Gil Penchina on angel investing, market timing, and his ambivalence to venture capital
Let’s start with a bit of background. How did you get into angel investing?
I was one of the early folks at eBay and by 1999 it was completely overrun by consultants from McKinsey, Bain and BCG. It went from being a cool fun startup to an MBA factory. Angel investing was an outlet for me to hang out with people I liked– startup founders doing crazy stuff!
Where did you get the money to do angel investing?
I was lucky enough to have made some money from eBay, but in the early days I would negotiate to invest as little as I could– $5,000 to $10,000 at a time when CEOs didn’t want to take less than $25,000. I did this to gain experience and meet people, not because I thought I was going to make money.
You’ve said you chose to be an angel and not a VC because angel investing is about enthusiasts helping fellow entrepreneurs succeed rather than professional financiers whose primary goal is to line their own pockets and grow the endowments of Harvard and Princeton . Can you expound on that? Prolific angels like yourself seem to invest in the same companies as VCs.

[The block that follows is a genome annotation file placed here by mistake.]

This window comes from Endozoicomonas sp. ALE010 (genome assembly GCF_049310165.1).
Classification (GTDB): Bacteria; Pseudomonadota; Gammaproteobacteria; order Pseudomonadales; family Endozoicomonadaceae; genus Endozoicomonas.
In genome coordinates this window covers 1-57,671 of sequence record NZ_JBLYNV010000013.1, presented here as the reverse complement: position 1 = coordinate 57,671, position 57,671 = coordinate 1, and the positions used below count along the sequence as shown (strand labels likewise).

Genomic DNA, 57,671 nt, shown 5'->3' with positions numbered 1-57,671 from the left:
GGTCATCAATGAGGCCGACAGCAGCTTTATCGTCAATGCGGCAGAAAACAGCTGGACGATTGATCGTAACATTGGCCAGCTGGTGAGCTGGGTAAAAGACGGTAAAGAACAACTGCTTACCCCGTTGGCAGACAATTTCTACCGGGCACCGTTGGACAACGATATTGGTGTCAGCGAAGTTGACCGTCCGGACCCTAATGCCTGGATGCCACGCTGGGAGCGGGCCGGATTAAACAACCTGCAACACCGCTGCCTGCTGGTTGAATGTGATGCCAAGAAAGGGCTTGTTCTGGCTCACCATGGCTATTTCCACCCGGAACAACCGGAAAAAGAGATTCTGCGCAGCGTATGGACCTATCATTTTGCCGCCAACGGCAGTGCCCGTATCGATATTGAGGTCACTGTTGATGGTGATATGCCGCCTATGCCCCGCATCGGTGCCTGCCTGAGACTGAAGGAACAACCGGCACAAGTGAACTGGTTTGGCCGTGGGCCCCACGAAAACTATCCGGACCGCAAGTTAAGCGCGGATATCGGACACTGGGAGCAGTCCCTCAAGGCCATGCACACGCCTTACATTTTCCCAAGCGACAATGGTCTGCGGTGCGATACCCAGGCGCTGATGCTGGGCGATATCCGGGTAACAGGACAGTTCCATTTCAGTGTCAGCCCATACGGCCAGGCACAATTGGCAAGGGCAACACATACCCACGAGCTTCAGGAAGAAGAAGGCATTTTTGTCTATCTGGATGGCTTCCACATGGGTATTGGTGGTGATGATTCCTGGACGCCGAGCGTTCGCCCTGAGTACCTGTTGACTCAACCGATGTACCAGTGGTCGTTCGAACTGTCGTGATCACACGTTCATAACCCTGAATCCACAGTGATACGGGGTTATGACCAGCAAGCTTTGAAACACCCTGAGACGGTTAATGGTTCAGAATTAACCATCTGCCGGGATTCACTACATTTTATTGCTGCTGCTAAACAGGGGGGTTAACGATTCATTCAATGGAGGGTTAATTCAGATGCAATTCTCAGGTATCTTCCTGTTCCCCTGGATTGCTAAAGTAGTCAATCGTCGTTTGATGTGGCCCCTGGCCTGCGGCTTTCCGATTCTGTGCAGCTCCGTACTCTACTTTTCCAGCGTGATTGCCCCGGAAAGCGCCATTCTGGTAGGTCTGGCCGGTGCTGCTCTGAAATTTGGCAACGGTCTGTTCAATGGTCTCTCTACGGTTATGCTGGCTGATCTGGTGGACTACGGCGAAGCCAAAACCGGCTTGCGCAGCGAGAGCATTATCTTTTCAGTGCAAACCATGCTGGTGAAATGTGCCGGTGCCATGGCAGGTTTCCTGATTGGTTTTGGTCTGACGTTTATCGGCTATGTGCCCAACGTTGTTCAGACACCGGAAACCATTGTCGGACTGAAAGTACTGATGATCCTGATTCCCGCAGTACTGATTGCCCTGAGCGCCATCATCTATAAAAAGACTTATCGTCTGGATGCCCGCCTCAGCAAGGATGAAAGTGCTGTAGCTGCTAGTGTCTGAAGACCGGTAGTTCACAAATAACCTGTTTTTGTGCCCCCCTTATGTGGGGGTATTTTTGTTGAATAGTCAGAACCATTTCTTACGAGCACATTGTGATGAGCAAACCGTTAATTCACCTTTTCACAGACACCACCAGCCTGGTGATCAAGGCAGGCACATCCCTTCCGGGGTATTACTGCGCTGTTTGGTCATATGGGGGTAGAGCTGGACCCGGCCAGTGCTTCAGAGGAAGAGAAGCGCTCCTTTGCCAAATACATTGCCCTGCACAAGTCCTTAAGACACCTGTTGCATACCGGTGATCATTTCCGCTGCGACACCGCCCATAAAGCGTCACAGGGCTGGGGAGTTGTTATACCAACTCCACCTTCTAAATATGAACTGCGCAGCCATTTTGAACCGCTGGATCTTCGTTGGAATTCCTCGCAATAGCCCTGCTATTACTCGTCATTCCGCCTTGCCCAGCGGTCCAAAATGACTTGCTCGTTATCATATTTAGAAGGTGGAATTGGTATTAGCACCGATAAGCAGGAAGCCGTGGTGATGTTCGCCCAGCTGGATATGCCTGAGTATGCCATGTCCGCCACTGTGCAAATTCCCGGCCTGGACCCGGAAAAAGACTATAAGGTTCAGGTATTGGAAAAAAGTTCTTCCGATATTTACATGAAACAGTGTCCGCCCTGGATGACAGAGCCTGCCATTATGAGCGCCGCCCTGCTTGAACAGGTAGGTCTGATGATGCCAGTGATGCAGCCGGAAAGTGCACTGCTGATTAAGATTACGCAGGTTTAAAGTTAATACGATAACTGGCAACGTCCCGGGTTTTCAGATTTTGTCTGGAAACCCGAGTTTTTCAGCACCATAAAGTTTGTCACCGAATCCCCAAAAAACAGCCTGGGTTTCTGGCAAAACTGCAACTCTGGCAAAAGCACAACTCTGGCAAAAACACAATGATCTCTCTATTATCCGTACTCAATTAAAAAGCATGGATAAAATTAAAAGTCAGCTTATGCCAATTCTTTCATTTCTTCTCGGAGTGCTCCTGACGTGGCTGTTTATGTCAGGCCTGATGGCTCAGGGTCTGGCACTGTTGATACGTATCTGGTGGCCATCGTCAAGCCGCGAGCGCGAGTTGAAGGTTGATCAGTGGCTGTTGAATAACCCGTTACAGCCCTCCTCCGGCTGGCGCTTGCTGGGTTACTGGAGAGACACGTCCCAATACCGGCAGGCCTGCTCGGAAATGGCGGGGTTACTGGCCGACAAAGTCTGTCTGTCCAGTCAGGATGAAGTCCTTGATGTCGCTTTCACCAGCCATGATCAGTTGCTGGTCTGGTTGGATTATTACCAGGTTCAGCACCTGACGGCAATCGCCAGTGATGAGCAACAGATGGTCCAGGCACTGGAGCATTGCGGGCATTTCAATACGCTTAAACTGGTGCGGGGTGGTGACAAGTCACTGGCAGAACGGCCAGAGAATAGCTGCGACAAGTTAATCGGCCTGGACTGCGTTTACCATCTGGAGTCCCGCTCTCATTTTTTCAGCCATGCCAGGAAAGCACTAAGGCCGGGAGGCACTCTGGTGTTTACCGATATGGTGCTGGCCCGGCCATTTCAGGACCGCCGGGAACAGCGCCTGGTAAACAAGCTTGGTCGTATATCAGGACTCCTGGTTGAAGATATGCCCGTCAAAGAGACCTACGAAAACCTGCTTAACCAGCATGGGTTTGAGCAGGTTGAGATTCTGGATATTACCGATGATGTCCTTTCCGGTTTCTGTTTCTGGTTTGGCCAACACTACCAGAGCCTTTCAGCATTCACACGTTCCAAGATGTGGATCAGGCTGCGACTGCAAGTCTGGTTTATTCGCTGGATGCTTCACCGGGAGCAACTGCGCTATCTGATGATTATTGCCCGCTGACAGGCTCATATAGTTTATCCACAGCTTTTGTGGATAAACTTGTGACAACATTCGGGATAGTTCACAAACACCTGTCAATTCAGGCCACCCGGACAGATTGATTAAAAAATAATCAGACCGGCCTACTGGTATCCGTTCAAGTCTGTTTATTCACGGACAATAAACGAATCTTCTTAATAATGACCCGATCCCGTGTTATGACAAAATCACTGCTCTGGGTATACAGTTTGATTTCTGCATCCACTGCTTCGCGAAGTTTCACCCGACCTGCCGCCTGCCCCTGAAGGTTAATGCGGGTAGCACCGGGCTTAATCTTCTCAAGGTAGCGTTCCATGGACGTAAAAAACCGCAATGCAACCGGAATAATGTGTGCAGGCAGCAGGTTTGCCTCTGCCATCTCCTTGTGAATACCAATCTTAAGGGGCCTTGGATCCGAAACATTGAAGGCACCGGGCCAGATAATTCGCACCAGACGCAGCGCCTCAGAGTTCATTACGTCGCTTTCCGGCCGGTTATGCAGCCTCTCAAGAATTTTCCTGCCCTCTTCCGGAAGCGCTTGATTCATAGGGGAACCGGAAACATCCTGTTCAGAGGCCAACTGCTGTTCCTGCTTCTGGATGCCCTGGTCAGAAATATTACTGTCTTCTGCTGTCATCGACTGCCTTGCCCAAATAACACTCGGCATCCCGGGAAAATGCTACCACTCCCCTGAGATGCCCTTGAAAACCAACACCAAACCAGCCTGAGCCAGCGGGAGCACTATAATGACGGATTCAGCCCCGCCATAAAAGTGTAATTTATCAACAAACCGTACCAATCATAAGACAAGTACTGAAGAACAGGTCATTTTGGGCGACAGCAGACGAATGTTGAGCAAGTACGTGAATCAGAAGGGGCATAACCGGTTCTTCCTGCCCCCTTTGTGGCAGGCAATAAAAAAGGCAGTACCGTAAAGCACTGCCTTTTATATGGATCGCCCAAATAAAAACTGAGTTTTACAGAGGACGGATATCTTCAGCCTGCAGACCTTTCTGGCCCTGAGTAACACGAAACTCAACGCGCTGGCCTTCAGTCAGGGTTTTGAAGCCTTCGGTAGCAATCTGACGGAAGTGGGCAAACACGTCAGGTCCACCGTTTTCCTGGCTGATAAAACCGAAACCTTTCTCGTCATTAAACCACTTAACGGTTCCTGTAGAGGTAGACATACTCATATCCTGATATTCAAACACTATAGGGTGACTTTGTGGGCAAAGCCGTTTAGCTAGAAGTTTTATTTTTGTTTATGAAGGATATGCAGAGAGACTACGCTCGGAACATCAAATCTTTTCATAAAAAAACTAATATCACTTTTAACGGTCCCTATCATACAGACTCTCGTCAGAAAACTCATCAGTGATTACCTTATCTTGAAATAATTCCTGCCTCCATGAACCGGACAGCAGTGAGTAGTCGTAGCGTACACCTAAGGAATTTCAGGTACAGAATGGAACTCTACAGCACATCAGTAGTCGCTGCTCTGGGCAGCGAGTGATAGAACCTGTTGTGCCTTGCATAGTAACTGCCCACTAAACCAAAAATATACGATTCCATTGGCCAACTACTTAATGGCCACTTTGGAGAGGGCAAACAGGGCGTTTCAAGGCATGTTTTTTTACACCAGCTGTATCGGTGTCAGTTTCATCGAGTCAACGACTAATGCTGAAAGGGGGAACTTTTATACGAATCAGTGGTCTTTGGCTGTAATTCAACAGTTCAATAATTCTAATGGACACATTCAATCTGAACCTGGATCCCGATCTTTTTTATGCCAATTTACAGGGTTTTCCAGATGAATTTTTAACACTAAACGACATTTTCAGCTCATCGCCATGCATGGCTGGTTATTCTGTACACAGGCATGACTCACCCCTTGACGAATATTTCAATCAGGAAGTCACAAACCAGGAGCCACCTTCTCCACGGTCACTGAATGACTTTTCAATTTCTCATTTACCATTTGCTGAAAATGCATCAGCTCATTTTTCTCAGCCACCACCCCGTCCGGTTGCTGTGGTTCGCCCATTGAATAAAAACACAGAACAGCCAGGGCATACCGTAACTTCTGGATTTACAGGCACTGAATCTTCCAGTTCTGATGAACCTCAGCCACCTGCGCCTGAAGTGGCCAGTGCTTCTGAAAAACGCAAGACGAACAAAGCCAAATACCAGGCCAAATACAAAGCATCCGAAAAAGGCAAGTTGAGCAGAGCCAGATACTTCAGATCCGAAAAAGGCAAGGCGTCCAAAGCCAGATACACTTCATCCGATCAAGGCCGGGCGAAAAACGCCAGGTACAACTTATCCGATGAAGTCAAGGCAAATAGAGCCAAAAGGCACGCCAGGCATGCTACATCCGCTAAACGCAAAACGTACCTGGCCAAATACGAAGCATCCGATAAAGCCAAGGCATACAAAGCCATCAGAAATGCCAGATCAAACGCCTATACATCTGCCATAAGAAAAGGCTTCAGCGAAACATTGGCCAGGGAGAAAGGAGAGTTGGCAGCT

God knows, I’ve talked to hundreds of angel investors and money is usually low on their list. They invest because they want to give back, are excited about the company or personally like the CEO. Sometimes they do it to learn to be a professional investor. There are lot of ways people get non-economic payback–learning, networking and relationships. These drive most angels more than the money.
The result is we back things that VCs won’t touch. For instance, we invested in Cruise, a self-driving kit you install in your Audi when everyone thought it was crazy. “Who is going to use an unsafe amateur self-driving kit with no manufacturing partners?” they asked. It turns out the company exited for over $1 billion!
We also invested in a company that is reinventing furniture design, rather than just software companies.
Would you say you can do that because you don’t have the same pressures on the kinds of returns you need to generate?
I don’t think that’s why. It’s because our group (the 4,000 angels who back us) have a more diverse set of interests than a bunch of Harvard MBAs. They’re interested in taking risks on a different set of things. We’ll find out in a few years which of those things were good.
You’ve talked about this helping aspect that angels are more passionate about than VCs. But in the past you’ve also said that one of the key lessons you’ve learned about investing is how little control you have over the outcome. Most investors say they add lots of value can contribute to the company’s success beyond writing a check. Would you say they are delusional?